“We are living in the most persecuted times. Ever.”
I think even our grandparents would be able to testify that is not the case. And before them, even more so.
“This age is so smart because of the technology we have.”
Well, take a look at ten or twenty year old articles that rave about a new technology. Try not to laugh at how (by today’s standards) that technology was limited. “Oh my, that computer has a forty megabyte hard drive!”
“America is the greatest country. Ever.”
Um, sure. Let me know if you think so after traveling abroad.
Each generation and culture falls into the habit of thinking they know more than all the others. But the truth is, our opinions and thinking are influenced by our surroundings. And we tend to forget more than we remember. A sense of perspective usually helps.
As part of my effort to deepen my Ancient Greek fluency, I have expanded my reading literature. In my Greek class, we read a fictional narrative about a man by the name of Dicaopolis, a Greek farmer. Each chapter’s prose became increasingly difficult, growing in richness and using grammar learned from that chapter.
Despite being so new to the language, I am able to read certain books of the Greek New Testament without needing to refer a dictionary more than once or twice a paragraph (I’m reading through John’s gospel the original Greek right now, for example).
Reading in the original Greek has given me a greater theological perspective, albeit in small increments, how the writers thought, by following the grammar directly instead of through translation.
But while expanding my surrounding by learning to read in the original Greek, I was still reading a text that was familiar. The New Testament.
Much of my thinking is biased by reasoning and exegesis from today’s great thinkers.
But how are today’s theologians compared to those of the early church? Wouldn’t it be nice to be able to take a time machine back to the first or second century and listen to some of their conversations?
This weekend I had the chance to do just that!
I had ordered a copy “The Apostolic Fathers.” This is a collection of writings from various writers who had very close contact with the original apostles.
So on one hand, their writings are not considered to be scripture, but on the other hand, they offer a direct window into the conversations that were taking place during the first generation of the church.
One example that came up was in regards to taking communion. In today’s day, open communion is all the rage. Churches want everyone to feel included and fear offending anyone by turning them away.
As a result, everyone is invited to take part in the Lord’s Supper.
In the past, I had read a few verses in the New Testament about some early Christians not being serious about the Lord’s Supper, or getting drunk off the wine. But I never thought too much of who was allowed to take part.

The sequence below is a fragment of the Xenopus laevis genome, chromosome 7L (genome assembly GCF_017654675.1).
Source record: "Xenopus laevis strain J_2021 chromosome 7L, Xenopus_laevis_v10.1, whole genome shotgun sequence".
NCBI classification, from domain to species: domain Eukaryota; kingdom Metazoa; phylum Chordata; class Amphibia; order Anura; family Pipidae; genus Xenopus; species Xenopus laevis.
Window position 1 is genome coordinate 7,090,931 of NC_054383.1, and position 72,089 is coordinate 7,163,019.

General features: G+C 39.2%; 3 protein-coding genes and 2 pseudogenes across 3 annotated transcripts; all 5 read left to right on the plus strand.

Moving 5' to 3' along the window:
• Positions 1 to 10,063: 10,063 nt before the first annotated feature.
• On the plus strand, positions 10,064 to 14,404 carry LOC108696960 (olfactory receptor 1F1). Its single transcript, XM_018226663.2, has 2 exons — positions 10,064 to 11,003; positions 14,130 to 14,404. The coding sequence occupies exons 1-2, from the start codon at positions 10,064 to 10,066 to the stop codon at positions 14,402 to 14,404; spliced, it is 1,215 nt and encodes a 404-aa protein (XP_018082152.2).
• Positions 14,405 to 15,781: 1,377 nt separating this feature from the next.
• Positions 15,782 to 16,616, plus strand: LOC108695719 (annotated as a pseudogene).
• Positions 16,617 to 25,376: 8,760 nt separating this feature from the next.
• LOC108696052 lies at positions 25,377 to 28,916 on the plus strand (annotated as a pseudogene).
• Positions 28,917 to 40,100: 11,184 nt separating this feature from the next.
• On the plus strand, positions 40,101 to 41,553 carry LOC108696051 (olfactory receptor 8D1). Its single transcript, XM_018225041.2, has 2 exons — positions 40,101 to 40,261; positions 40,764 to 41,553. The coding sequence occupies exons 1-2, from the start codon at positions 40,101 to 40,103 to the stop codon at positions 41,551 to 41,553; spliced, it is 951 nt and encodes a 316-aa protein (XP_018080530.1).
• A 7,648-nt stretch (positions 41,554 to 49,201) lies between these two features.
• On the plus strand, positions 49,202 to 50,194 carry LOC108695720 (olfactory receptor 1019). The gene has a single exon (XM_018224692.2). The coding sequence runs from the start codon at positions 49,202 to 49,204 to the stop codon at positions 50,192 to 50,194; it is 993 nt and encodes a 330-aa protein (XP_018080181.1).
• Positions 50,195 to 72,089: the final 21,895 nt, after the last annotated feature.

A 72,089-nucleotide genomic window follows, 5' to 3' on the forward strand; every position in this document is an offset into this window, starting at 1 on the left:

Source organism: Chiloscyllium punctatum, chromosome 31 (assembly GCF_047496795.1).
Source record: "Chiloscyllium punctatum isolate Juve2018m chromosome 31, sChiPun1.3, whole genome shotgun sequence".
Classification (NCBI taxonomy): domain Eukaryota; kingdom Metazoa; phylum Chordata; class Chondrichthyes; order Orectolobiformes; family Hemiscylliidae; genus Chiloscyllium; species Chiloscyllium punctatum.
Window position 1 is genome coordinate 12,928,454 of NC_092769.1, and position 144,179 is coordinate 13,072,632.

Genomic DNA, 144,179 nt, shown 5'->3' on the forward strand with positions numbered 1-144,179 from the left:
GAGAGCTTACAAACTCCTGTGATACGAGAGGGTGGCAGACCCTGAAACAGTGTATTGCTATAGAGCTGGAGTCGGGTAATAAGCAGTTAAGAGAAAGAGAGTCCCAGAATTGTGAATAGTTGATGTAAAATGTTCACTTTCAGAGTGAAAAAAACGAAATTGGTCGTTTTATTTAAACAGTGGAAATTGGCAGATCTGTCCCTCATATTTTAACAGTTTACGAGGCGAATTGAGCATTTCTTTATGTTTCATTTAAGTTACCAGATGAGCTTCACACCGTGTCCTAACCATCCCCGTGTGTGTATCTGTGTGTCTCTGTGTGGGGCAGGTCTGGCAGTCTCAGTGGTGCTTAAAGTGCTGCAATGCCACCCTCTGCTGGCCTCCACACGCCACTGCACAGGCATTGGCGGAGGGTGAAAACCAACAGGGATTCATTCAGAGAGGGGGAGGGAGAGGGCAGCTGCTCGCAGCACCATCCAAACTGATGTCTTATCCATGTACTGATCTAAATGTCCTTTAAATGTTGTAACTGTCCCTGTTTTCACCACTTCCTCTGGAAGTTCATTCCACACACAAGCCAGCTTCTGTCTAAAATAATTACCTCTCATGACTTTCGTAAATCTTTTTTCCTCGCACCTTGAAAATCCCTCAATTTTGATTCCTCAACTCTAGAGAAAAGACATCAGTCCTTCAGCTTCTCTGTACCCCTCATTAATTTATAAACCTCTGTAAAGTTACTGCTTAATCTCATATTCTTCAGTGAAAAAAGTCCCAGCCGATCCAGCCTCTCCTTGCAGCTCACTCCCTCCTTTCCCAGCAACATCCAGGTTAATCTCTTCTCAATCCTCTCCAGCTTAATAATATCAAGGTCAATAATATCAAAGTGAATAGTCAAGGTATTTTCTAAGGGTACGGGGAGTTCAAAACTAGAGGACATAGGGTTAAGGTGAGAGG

Turns out the early fathers took this very seriously. Directly written about by the early church fathers, one had to be a baptized Christian in order to be allowed to partake in communion.
Somehow, many today have watered down (no pun intended) communion to just a symbolic ritual that no longer involve the body and blood of Jesus Christ. They have made it just a symbolic thing that is done, if it is even done at all. I’m learning of more churches that do not even offer communion, despite Jesus telling us to observe it.
The Lord’s Supper has become neither cold nor hot, but lukewarm. Something we are warned of in Revelation.
Are all the apostolic fathers right in all their thinking? Not at all. The fact that their writings are not canonical (scripture), means they are not the inerrant, infallible words of God.
But by taking a step back, a step away from our current worldview, and looking at thinking from someone else’s point of view, we often challenge our own views.
My own views have already been challenged during the reading the apostolic writings of 1 and 2 Clement as well as the Didache.
I can’t wait to hear what the other apostolic fathers have to teach me.
I challenge you to take a step outside your cultural comfort zone this week.
For example, have you ever read a foreign newspaper (most have English versions)? In today’s digital age, reading from the Times in England or listening to the BBC. Maybe even watch Al Jazeera. I am still very basic with my vocabulary, but I have begun reading Italian news stories to gain a perspective into Italian culture.
Instead of complaining of Trump, watch news from South America to understand what is happening in Venezuela right now with their democracy.
But no matter how you do it, step outside your comfort zone and expose yourself to a wider thinking.
Jesus taught this often. The Samaritan was someone a Jewish person would never want to help. There was hatred for Samaritans. Yet, Jesus goes out of His way to help.
Go out of your way so you can better understand our global neighbors and be a light to the world.
Hi. I'm Scott Sullivan, a slave of Christ, author, AI programmer, and animator. I spend my time split between the countryside of Lancaster, Pa, and Northern Italy, near Cinque Terre and La Spezia.
In addition to improving lives through data analytics with my BS in Computer Science,
I also published, Searching For Me,
my first memoir, about my adoption, search for my biological family, and how it affected my faith.